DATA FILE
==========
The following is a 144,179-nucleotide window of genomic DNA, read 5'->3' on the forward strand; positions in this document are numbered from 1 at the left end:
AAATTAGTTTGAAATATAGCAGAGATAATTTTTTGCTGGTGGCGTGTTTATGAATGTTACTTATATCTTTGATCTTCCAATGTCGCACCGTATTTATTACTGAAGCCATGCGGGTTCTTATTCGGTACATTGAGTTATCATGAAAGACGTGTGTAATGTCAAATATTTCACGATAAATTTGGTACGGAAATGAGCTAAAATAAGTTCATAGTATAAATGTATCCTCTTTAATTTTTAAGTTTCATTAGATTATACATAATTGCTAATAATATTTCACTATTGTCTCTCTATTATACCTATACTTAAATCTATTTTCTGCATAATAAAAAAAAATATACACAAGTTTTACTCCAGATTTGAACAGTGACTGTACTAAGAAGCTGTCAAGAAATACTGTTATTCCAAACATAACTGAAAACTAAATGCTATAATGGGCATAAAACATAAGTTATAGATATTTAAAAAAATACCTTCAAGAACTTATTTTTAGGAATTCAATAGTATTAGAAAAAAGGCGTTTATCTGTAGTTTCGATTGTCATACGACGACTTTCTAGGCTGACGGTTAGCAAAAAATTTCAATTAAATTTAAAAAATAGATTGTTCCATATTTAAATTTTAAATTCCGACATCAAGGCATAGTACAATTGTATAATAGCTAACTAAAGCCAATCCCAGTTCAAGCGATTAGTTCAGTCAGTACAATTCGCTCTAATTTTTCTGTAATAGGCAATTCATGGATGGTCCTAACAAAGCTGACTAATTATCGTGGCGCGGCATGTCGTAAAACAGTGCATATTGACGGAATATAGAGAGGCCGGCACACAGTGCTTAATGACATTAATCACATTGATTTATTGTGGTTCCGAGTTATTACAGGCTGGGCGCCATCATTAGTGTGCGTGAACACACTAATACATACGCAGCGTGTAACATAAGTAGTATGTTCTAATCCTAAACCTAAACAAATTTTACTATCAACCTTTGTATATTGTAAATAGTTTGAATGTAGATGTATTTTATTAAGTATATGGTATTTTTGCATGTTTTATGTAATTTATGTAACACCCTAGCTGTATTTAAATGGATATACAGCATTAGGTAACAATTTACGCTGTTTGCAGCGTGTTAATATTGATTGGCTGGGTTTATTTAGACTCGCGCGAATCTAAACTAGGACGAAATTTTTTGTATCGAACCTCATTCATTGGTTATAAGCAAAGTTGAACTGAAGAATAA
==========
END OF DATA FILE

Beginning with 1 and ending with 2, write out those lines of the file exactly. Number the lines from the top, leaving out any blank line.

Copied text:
The following is a 144,179-nucleotide window of genomic DNA, read 5'->3' on the forward strand; positions in this document are numbered from 1 at the left end:
AAATTAGTTTGAAATATAGCAGAGATAATTTTTTGCTGGTGGCGTGTTTATGAATGTTACTTATATCTTTGATCTTCCAATGTCGCACCGTATTTATTACTGAAGCCATGCGGGTTCTTATTCGGTACATTGAGTTATCATGAAAGACGTGTGTAATGTCAAATATTTCACGATAAATTTGGTACGGAAATGAGCTAAAATAAGTTCATAGTATAAATGTATCCTCTTTAATTTTTAAGTTTCATTAGATTATACATAATTGCTAATAATATTTCACTATTGTCTCTCTATTATACCTATACTTAAATCTATTTTCTGCATAATAAAAAAAAATATACACAAGTTTTACTCCAGATTTGAACAGTGACTGTACTAAGAAGCTGTCAAGAAATACTGTTATTCCAAACATAACTGAAAACTAAATGCTATAATGGGCATAAAACATAAGTTATAGATATTTAAAAAAATACCTTCAAGAACTTATTTTTAGGAATTCAATAGTATTAGAAAAAAGGCGTTTATCTGTAGTTTCGATTGTCATACGACGACTTTCTAGGCTGACGGTTAGCAAAAAATTTCAATTAAATTTAAAAAATAGATTGTTCCATATTTAAATTTTAAATTCCGACATCAAGGCATAGTACAATTGTATAATAGCTAACTAAAGCCAATCCCAGTTCAAGCGATTAGTTCAGTCAGTACAATTCGCTCTAATTTTTCTGTAATAGGCAATTCATGGATGGTCCTAACAAAGCTGACTAATTATCGTGGCGCGGCATGTCGTAAAACAGTGCATATTGACGGAATATAGAGAGGCCGGCACACAGTGCTTAATGACATTAATCACATTGATTTATTGTGGTTCCGAGTTATTACAGGCTGGGCGCCATCATTAGTGTGCGTGAACACACTAATACATACGCAGCGTGTAACATAAGTAGTATGTTCTAATCCTAAACCTAAACAAATTTTACTATCAACCTTTGTATATTGTAAATAGTTTGAATGTAGATGTATTTTATTAAGTATATGGTATTTTTGCATGTTTTATGTAATTTATGTAACACCCTAGCTGTATTTAAATGGATATACAGCATTAGGTAACAATTTACGCTGTTTGCAGCGTGTTAATATTGATTGGCTGGGTTTATTTAGACTCGCGCGAATCTAAACTAGGACGAAATTTTTTGTATCGAACCTCATTCATTGGTTATAAGCAAAGTTGAACTGAAGAATAA